Tuesday, June 13, 2017

The Rotary Club Of Thimphu Serves The Living, As Well As The Dead

It sounds almost morbid – but it is true. The Rotary Club of Thimphu has gone beyond serving the living and the corporeal. In what could be the first among hundreds of thousands of Rotary initiatives around the world, our latest service project embraces the cause of the dead and the lifeless.

During early April, 2017, the Central Regional Referral Hospital, Gelephu had written to us for the donation of deep freezers, in order that they could preserve the dead bodies that cannot be moved out of the hospital, on religious grounds. Having obtained the permission of the Ministry of Health to do so, we swiftly organized the purchase and delivery of three large 308 liters capacity box freezers.

In my capacity as the Club Secretary, I drove down to Gelephu day-before-yesterday (Sunday) to officially hand over the freezers to the hospital authorities.

Dr. Tapas Gurung, Medical Superintendent of Gelephu Central Regional Referral Hospital along with some hospital staff pose for photo shoot during handover of the donation

As I drove back to Thimphu yesterday afternoon, I could not stop wondering if there was any merit in what we did – spend time and effort and precious money behind an endeavor that is solely intended to preserve something that is destined for the funeral pyre, to be turned to ashes. Of the millions of ways in which we could demonstrate our sense of charity and spirit of giving, why choose the preservation of lifeless bodies, as a cause deserving of our compassion?

At the end of my ponderous return journey of over 8 hours, I was in no doubt that the cause was indeed a worthy one. This conviction stems from the Buddhist belief that the dead, however poor or rich, literate or illiterate, highly spiritual or totally unaccomplished, deserves a worthy send-off, on his/her journey into the netherworld. In my experience, for the Bhutanese, the mourning of the cessation of a life is ten times more evocative, than the celebration of the birth of a new life. It is for this reason that some Bhutanese families go bankrupt, preparing for, and conducting the last rites for the dead and the departed. Thus, preserving the physical remains of the departed, in order that the bereaved family is able to conduct a fitting and dignified ritual and last rites, can qualify as a meritorious act, deserving of praise and commendation.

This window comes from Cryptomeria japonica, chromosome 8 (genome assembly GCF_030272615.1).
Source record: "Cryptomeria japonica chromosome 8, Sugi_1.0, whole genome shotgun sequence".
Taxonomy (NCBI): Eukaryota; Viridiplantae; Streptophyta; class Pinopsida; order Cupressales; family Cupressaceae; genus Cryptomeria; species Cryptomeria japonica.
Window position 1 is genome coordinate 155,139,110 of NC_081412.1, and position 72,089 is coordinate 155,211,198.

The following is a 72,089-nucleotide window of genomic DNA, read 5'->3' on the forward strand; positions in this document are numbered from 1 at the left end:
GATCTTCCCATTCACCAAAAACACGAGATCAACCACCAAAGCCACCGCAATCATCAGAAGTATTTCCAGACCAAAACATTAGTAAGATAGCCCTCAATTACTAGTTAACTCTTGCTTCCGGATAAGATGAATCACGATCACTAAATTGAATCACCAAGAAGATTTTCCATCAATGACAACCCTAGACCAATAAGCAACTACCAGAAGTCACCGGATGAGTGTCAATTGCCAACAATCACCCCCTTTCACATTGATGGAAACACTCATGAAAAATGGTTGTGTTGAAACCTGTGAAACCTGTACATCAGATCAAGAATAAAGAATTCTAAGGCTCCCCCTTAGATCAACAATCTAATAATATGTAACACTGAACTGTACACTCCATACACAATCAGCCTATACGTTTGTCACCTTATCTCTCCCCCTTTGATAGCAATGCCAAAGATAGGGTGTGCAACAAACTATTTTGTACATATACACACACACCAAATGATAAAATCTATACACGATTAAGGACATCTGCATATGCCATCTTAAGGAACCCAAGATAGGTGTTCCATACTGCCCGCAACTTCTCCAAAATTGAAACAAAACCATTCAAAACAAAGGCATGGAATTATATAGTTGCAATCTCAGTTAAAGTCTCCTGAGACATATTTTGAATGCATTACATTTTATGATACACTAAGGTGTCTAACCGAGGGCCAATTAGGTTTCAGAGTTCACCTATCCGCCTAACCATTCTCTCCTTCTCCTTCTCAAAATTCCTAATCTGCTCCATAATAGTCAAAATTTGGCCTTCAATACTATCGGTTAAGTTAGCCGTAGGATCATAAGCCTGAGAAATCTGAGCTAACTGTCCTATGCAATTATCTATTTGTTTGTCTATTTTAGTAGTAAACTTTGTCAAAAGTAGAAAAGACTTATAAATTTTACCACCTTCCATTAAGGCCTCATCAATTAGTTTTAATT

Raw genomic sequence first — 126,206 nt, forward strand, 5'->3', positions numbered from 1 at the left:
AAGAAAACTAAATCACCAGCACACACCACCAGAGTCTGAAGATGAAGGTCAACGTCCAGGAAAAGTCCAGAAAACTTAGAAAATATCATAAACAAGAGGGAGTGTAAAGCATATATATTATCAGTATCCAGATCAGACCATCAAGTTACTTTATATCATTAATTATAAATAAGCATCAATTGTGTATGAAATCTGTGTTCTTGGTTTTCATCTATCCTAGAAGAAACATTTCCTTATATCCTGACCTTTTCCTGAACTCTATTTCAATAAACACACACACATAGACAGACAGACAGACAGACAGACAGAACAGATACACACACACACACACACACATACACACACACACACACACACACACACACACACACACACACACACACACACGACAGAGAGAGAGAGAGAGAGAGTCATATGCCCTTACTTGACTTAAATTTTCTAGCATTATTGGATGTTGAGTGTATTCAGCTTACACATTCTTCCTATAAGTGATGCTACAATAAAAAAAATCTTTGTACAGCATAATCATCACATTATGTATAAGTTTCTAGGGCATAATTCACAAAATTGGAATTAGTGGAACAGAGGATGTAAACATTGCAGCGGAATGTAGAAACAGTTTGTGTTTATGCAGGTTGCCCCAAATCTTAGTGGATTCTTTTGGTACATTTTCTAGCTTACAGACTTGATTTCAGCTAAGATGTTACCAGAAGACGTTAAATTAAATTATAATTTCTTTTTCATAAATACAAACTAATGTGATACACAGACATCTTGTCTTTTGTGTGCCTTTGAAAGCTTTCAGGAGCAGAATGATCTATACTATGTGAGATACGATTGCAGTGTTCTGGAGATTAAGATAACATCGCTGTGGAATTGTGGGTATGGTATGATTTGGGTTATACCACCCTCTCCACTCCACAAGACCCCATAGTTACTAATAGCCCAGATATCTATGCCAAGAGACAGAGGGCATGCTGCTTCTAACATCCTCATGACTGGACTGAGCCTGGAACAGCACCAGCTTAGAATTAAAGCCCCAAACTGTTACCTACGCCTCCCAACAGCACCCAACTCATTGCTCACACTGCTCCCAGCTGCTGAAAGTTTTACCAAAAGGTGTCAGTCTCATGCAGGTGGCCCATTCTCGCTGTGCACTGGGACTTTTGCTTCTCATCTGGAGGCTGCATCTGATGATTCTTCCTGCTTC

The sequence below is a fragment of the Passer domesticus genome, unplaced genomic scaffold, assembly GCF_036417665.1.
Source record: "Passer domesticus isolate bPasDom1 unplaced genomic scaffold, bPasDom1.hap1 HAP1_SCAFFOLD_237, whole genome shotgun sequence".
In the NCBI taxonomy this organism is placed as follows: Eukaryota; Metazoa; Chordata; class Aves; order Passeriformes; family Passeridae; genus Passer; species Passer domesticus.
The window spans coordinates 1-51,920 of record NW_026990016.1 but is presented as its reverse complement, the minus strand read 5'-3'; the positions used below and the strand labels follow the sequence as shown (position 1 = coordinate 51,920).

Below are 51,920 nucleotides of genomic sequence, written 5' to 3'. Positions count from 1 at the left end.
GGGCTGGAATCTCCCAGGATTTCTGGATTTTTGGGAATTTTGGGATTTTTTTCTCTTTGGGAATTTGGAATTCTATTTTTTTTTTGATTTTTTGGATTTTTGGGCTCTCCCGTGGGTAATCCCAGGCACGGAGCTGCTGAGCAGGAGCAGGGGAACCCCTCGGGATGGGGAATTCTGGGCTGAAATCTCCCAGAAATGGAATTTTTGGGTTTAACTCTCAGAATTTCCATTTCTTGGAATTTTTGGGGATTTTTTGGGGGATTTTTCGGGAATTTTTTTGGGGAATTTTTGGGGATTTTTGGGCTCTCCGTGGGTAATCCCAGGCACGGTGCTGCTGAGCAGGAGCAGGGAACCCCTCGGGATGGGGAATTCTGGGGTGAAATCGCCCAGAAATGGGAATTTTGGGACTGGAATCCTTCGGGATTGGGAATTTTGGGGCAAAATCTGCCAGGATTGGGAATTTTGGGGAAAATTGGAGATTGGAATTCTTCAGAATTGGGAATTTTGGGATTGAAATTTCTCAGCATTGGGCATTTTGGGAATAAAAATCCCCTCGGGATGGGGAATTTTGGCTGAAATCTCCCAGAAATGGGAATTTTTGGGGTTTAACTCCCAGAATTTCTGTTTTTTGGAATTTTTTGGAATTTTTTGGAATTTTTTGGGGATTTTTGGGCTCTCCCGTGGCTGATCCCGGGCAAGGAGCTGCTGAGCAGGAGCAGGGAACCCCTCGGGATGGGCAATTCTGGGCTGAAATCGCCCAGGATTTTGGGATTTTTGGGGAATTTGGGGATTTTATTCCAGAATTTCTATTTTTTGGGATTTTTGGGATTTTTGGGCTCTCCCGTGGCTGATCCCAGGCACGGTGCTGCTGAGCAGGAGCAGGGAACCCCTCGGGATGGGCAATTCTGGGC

To give to those who you know will not say “THANK YOU” for your act of compassion, I believe, is truly selfless. To act for the cause of the mute, the defenseless and the incapacitated is, in my opinion, the highest form of Buddhist charity.

THANK YOU: I would like to offer my thanks to all the Members of the Rotary Club of Thimphu, for readily consenting to my request for this act of kindness. The money used for the purchase of these three freezers was originally destined for our “Education & Lifeskills Fund” that is being created – to provide scholarships to the living and the needy. Our Fund is so much poorer as a result – but we hope to be able to build the Fund to a total of Nu.2.0 million by the end of this financial year, from the current total collection of little over Nu.1.4 million. Our final target is Nu.30.00 million.

To my none-Buddhist readers: In our Buddhist belief, some deaths occur on days/nights that are considered inauspicious – depending on the astrological sign of one’s birth. During such occasions, the body of the departed cannot be cremated and, in some cases, it cannot even be moved out of the premises where the death had occurred. The body has to remain in the same place and cannot be cremated for a period of time until the astrological calculations permit for it to be moved to the cremation grounds for cremation. Until that time the body needs preserving, most often by putting them into freezers, to prevent decay and deterioration. This is where the freezers become useful.

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